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Yamaha B2 amp has a complex but interesting way of achieving bias.
Anyway, I prefer SONY's way in the TA-N7, provided my units give good voltages...automatic bias...

Edit: I forgot to mention that both amps are amongst the best amps ever made, if one believes the opinion of the lucky ones that heard both and the present day competition.

The elements that postpone my VFET experiment " la Sony" are: weather, spare time and suitable L-shaped flank for heat-sink...

I have to mention that my opinion about CLC supply is changing: both amps where I put big DIY chokes (made with common enamelled copper wire, nothing fancy) went from muddy and recessed sound, with soft highs, to "normal" emission in a couple of weeks (intermittent use), retaining ample and deep bass and stage. I am now thinking that it was all due to lack of burn-in. There is certain "liquidity" to the sound, reminiscent of tube amplification.


Cheers,
M.
Attached Images
File Type: jpg Sony TA-N7B.JPG (155.9 KB, 190 views)
File Type: png Yamaha B2 schem.png (674.6 KB, 171 views)
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Last edited by maxlorenz; 15th June 2019 at 02:55 PM.
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Old 16th June 2019, 04:23 PM   #636
maxlorenz is offline maxlorenz  Chile
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Looking at the SONY TA-N7 output circuit, one would think that it is a good idea to solder a little film cap from the Drain pin to ground. I will do that ASAP.

In fact, I will do it also in my common source amp in the corresponding pin.

Have a good musical weekend.
M.
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Old 25th June 2019, 11:23 AM   #637
maxlorenz is offline maxlorenz  Chile
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Quick update.

I finally built my interconnects with Gold plated OCC copper 26AWG.
The gold plating is very thin obviously. I remember 50um quoted. But the enamel is also very thin and any scratch will peal it, so I had to change my strategy and used only 3 braided wires per polarity and I had to use my cotton sleeve reserve to protect the signal lead.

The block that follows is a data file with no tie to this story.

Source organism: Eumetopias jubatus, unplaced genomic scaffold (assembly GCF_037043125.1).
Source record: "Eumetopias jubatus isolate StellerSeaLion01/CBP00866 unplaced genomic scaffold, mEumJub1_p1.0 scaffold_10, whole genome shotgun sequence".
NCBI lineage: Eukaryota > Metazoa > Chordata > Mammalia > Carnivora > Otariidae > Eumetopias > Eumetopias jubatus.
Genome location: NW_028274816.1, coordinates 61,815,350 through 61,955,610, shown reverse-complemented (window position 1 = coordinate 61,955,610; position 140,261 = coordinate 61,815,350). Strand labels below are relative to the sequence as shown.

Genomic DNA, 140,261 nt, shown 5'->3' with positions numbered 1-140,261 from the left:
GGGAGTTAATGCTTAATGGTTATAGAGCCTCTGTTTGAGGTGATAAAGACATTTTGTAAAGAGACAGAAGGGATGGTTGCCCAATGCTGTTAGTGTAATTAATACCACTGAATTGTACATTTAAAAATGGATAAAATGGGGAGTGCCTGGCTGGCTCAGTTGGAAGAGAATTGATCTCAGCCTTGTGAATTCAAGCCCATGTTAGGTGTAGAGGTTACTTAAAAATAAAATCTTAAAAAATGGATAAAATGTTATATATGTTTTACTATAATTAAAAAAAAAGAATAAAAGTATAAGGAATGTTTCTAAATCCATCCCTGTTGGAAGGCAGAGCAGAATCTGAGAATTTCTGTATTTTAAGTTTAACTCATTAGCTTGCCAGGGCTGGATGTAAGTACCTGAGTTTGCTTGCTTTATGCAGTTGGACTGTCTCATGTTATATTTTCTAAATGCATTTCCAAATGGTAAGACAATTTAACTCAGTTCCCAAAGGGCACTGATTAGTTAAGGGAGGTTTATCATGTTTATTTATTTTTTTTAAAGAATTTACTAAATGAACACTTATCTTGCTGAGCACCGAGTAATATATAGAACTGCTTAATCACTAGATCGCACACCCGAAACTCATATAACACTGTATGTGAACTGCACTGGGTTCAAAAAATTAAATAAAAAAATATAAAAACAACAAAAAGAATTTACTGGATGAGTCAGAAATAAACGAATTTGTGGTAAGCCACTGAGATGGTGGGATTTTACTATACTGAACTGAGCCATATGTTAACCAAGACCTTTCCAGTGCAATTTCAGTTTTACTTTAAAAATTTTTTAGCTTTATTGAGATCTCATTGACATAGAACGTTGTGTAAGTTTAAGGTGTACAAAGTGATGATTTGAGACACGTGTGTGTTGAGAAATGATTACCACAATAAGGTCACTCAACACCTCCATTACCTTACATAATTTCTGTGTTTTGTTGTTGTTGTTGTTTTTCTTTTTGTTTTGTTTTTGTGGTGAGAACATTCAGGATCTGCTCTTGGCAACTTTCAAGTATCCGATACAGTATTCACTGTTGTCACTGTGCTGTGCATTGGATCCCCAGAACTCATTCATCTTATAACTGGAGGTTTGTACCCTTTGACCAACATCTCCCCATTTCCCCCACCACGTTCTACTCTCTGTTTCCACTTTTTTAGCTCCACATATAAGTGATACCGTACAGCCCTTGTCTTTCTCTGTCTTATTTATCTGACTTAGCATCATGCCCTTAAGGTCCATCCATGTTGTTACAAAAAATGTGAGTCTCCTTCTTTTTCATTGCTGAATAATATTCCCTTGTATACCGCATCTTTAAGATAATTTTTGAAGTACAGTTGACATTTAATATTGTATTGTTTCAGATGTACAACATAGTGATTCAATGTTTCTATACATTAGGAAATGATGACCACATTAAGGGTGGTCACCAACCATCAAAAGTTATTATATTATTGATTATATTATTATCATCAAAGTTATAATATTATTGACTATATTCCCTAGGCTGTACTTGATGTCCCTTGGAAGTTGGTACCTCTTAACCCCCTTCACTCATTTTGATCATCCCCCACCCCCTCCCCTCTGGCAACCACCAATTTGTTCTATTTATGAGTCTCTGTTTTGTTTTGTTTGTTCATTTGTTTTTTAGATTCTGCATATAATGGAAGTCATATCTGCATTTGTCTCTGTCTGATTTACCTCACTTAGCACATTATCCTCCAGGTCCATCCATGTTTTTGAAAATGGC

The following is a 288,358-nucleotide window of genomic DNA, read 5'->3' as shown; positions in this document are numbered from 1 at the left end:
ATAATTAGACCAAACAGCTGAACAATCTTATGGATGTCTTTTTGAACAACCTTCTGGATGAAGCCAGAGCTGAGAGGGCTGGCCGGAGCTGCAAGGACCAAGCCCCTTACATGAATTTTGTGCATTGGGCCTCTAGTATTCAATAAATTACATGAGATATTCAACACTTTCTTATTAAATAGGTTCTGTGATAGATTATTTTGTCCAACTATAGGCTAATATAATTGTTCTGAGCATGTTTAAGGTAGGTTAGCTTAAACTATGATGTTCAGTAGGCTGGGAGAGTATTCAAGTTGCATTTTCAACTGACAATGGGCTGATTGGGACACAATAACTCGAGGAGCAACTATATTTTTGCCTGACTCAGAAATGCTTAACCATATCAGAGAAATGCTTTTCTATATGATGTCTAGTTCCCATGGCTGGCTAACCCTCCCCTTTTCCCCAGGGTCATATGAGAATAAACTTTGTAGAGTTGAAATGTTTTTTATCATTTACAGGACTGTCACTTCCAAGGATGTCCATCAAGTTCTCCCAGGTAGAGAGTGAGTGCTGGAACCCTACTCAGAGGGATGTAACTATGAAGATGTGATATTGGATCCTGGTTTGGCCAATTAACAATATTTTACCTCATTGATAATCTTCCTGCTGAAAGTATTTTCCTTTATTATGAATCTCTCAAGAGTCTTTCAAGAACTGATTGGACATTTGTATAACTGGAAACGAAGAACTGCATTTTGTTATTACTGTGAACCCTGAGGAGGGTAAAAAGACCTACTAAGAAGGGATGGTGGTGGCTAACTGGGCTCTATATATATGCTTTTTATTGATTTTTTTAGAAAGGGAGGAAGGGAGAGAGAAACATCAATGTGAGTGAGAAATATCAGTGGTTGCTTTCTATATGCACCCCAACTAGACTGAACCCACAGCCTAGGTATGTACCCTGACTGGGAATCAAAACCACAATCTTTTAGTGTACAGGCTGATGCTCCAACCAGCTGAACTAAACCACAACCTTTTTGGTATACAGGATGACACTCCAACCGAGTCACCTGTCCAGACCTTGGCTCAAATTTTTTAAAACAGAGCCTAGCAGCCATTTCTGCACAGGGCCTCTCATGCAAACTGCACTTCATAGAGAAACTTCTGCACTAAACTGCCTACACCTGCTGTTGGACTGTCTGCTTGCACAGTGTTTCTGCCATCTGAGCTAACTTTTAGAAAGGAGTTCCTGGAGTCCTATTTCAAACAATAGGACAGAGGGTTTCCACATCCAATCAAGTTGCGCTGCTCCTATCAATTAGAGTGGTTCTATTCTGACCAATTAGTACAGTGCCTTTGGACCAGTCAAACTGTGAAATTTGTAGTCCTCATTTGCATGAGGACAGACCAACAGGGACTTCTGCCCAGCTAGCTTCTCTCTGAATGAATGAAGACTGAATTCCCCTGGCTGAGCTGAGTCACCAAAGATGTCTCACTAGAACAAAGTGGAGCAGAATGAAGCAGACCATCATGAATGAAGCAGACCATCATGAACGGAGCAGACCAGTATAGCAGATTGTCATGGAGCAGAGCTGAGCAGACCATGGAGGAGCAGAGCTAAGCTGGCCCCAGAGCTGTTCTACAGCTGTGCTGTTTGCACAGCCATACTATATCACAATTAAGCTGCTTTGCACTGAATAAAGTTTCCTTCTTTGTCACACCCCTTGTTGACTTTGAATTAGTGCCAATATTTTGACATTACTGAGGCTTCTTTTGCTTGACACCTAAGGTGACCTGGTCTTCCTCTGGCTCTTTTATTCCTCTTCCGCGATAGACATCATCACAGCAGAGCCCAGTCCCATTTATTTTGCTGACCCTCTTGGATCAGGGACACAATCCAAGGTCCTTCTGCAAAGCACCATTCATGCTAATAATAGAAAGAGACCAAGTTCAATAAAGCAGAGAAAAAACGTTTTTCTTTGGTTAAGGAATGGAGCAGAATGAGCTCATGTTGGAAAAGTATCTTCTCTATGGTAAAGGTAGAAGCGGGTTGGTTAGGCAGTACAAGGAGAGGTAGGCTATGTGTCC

First impression is very agreeable: full bodied and open sound, even with common connectors; yeah, I ran out of those too.

I am burning-in them before trying them on the big systems.
The good part is that for the reduced introductory price and using 6 strands of 50cm, I will end with 3 pairs of ICs. Not bad for a USD $25 investment...

Apart, I installed 100nF polystyrene caps from source to ground on the VFETs of the SONY TA5650 amp's output. That should help stability. I may have heard an improvement in sound.

Cheers,
M.
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Old 25th June 2019, 12:26 PM   #638
Mark Tillotson is offline Mark Tillotson
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50m is _massively thick_ gold plating, ten times more than "heavily gold plated" connectors. I think you mean 0.50m plated.


50m on AWG (radius about 200m) would mean that 33% of the wire is gold (increasing the average resistivity of the wire somewhat!)
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Old 25th June 2019, 04:00 PM   #639
N101N is offline N101N
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Instability is distortion. An amp exhibiting such high instability cannot have good performance.
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Old 25th June 2019, 07:31 PM   #640
maxlorenz is offline maxlorenz  Chile
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Quote:
Originally Posted by Mark Tillotson View Post
50m is _massively thick_ gold plating, ten times more than "heavily gold plated" connectors. I think you mean 0.50m plated.

50m on AWG (radius about 200m) would mean that 33% of the wire is gold (increasing the average resistivity of the wire somewhat!)
Of course, you are correct. My bad. That's what you get when you write while still sleepy...
Anyway, worth a try.
I crave for gold...what would that be?

Quote:
Instability is distortion. An amp exhibiting such high instability cannot have good performance.
Are you talking about the SONY TA-5650 which I mentioned?
For some it is one of the best domestic integrated amps ever...

Sony TA-5650 on thevintageknob.org

Cheers,
M.